The spools we used to use only used to hold just over half a film safely so we would have to switch to another spool when the first got too full to fit another reel, the two reels would then be joined when plating the film onto the platter.
If we have the trailers to make up a full trailer set and sometimes even the advert reels the whole film can be made up on the make-up bench meaning that there wont be any horrible brain wrapping loops on the platter.
Above this post is an image that strikes fear into me only by looking at it. When film falls you will be left with a nightmare. No bullshit just a seething mass of film which we imaginative projection folk like to call a brain wrap because well it kinda looks like brains. But I digress for what is laying at your feet on the floor is a film but what makes a full print ready for exhibition. The film runs from the centre of the platter out through the head, which guides the film out from the centre of the mat in an orderly fashion to rollers on the platters, as well as changing the rotation speed of the platter in accordance to what the projector is pulling. After navigating the rollers on the platters the film goes to a high up roller above the projector and then through the projector head. From there it goes to another aligning roller below the projector and back the platter where it is once again guided through rollers and onto a free platter, however on the return journey it is passed through a movable roller attached to the end of the arm, this is the device that controls the speed of the return platter. Sometimes a more complex operation can be achieved with projectors that are next to each other by interlocking the two systems automation, allowing one film to be run off of one projectors platter through that projector through its neighbour and then onto the neighbours free platter. The most I have ever interlocked was four projectors in a long straight corridor about 100 meters in length… I was scared shitless.
You may notice I have not explained the lacing of the film through the head, that is because it is quite complex and requires an understanding of the mechanics involved in the head. The film passes over many sprockets on the head, some are driven and pull the film others are only guides but essentially the main focus is to place the film in the gate. The gate is sandwiched in front of the shutter housing and behind the lens that points directly at the screen and is the point at which the entire point of projection resides. The film is pulled through the gate intermittently meaning it is not one continuous motion, it is timed to be stationary at the exact time the shutter wheel behind it lets through a flicker of light and is moving immediately to replace the film for the next flicker. Loops of film below and above the gate ensure that the intermittent sprocket always has some film to pull otherwise it will snap the film. This intermittent procedure is why you will notice some cinemas have a flicker on the screen this is a poorly timed intermittent sprocket in the projector. The racking of the film is another very important feature as you do not want the top of one frame and the bottom of another projected onto the screen so care has to be taken to lace the film in rack meaning a whole frame and nothing else is projected, The easiest way I found to do this is to lace up from the gate outwards, catch the film on a Locked sprocket, rack the film and then feed it through the rest of the head.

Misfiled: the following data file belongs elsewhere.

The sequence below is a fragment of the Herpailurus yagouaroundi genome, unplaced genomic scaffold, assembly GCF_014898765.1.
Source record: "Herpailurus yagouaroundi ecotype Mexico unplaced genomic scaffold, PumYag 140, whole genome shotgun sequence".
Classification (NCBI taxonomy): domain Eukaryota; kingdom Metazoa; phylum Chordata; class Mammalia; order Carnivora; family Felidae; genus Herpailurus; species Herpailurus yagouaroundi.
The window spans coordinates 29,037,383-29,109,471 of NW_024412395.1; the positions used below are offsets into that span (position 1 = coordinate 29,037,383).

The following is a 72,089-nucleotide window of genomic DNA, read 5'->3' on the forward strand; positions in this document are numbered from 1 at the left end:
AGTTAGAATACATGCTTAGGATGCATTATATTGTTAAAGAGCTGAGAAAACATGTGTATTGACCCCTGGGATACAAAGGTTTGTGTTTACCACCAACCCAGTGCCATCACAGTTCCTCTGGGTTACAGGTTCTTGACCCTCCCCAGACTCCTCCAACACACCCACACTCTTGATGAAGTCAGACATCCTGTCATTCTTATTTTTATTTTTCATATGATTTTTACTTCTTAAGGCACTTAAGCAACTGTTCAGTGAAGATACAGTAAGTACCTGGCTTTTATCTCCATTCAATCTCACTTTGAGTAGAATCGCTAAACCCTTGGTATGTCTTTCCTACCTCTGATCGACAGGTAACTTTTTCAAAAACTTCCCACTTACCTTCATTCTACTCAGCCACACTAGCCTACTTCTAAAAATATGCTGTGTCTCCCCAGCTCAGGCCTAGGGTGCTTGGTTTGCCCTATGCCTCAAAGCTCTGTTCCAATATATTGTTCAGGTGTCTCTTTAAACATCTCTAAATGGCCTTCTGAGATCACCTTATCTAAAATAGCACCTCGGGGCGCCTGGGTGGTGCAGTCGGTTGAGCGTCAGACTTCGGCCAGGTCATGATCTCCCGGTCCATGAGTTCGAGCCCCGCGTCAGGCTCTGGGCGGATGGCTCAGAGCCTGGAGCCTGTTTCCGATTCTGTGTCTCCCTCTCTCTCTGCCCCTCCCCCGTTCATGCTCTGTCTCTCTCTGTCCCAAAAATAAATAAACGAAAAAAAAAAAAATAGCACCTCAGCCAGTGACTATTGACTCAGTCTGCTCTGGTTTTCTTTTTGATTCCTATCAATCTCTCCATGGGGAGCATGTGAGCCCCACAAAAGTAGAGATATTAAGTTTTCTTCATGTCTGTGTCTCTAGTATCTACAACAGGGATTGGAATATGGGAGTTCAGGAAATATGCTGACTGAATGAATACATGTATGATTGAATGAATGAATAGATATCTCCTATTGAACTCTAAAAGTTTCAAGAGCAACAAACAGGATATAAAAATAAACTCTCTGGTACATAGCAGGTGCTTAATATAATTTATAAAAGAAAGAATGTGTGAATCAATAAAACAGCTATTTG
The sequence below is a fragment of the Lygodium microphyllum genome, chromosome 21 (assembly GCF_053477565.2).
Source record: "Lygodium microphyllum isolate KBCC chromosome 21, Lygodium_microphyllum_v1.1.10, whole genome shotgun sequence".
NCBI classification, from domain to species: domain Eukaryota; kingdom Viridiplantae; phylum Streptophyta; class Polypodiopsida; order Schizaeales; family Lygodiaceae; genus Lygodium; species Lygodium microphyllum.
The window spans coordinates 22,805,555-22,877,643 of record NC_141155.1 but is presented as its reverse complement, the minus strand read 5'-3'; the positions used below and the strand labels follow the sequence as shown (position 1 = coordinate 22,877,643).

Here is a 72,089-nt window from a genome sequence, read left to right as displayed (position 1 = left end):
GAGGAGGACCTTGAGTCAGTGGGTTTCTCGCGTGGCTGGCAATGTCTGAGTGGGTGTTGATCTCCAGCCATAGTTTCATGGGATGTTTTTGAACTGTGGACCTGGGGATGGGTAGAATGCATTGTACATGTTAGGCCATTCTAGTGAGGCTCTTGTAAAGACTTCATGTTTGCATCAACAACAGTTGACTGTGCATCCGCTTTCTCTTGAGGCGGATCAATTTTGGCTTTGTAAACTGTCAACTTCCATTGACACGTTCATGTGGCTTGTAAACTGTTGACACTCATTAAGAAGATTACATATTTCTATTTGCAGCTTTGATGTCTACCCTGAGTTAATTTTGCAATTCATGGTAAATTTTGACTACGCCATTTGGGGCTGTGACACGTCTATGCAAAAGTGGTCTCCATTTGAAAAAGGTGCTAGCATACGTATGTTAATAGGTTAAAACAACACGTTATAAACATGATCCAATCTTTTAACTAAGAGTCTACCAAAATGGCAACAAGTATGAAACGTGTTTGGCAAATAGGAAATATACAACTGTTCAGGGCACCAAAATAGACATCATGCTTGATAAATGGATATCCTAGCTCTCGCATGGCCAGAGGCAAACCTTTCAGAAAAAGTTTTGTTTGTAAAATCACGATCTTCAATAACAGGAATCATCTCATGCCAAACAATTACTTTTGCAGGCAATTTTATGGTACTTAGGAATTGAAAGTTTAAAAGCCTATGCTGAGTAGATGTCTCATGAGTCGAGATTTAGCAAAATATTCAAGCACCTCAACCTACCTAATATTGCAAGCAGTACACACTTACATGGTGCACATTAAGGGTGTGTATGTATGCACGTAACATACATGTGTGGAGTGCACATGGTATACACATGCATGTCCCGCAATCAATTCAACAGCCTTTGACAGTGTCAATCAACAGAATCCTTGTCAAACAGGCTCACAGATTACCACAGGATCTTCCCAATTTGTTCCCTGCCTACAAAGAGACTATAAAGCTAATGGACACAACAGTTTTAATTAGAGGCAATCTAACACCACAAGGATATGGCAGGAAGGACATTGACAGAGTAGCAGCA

Another greatly important device the film must pass over is the sound head seen in the image in the bottom left corner, this reads the signal off the film and transfers it to the sound rack consisting of sound processor, amps and any audio monitoring equipment.
Projection took up a portion of my life that I don’t think I would swap, I met a lot of very nice people and some total arsewart fudge fuckers but the majority were nice. I spent some tense moments wondering if I was fired after having to request a new reel for The Green Lantern after it had been mangled after wrapping around the bearing under the platter while plating the film on. and one must not forget the perks such as convincing the management that they might break something if they are not escorted wile in projection. and turning the lights on and off while the people are cleaning the screens between shows or climbing onto the roof at 2 am through the fire exit just to see what the fuck is up there. Please just don’t get me started on the creepy of being alone in a large dark area full of oddly shaped machines at stupid hours of the morning with eerie building creeks and the like.
Thus ends the path of the film. I have glanced over some technical aspects or left them out completely because I either don’t know of them, I can’t explain them well enough or they did not find a place where explaining them wouldn’t have drawn me off onto another tangent of projection. If you want to know more about a certain part of the process please leave a comment, I am more than happy to answer if I can. Likewise if you have any corrections or even found this interesting post a comment I would love to know how you found it.